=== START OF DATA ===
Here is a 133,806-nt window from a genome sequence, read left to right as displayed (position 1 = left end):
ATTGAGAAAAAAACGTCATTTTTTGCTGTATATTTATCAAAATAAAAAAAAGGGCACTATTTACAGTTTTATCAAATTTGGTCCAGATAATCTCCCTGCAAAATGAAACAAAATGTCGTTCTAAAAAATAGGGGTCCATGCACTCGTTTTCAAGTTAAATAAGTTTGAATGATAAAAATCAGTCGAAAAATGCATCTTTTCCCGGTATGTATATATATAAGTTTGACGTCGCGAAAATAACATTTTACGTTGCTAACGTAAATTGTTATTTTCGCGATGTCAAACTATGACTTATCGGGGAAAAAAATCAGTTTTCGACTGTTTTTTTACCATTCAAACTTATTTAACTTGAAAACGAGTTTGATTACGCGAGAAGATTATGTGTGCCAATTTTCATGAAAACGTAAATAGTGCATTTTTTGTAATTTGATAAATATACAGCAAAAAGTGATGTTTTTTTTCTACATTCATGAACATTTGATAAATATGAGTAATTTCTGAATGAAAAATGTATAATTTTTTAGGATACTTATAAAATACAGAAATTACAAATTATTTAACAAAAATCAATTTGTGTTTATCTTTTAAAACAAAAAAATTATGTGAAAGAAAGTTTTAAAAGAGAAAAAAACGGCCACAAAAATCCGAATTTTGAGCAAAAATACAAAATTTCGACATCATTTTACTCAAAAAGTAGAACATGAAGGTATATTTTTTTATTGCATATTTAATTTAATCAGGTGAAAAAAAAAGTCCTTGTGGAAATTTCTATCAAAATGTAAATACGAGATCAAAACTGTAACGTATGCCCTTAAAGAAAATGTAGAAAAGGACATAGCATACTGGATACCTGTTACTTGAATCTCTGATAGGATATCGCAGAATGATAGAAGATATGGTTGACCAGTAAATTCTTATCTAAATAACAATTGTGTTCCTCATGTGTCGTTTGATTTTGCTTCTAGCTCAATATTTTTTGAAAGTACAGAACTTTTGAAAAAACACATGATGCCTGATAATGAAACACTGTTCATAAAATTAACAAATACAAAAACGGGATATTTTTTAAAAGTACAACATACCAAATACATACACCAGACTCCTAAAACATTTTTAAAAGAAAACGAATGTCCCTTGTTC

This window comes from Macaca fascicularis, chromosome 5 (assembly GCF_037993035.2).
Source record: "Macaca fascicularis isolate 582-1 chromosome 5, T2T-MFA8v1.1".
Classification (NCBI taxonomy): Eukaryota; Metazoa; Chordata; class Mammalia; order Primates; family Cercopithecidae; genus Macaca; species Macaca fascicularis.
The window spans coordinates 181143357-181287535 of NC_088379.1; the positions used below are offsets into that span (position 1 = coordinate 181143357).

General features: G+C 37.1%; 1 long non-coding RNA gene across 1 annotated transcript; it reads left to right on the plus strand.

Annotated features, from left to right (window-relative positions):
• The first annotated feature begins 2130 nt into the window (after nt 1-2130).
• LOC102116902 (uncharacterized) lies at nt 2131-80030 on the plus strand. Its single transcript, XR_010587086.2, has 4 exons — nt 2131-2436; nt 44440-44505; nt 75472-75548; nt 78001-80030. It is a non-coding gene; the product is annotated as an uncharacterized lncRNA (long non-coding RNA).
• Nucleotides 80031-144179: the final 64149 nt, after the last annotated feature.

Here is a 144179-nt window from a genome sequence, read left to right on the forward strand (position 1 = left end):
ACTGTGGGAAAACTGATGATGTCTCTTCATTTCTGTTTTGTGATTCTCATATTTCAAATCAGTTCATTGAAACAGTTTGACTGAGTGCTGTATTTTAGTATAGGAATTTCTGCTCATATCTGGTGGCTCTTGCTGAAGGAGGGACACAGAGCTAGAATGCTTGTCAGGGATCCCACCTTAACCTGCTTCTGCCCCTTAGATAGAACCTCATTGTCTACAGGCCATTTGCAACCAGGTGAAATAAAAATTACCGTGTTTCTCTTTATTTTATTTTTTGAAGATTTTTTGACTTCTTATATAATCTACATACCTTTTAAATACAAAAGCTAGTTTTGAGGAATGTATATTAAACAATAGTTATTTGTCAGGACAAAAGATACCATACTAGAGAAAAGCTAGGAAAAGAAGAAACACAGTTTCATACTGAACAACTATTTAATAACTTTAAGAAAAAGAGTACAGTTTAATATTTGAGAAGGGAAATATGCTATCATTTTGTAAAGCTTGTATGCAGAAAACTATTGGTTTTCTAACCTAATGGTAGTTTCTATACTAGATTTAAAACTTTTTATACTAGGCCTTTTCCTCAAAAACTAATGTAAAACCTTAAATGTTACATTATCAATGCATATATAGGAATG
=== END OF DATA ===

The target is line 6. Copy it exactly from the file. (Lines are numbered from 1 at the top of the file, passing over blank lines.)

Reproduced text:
The window spans coordinates 181143357-181287535 of NC_088379.1; the positions used below are offsets into that span (position 1 = coordinate 181143357).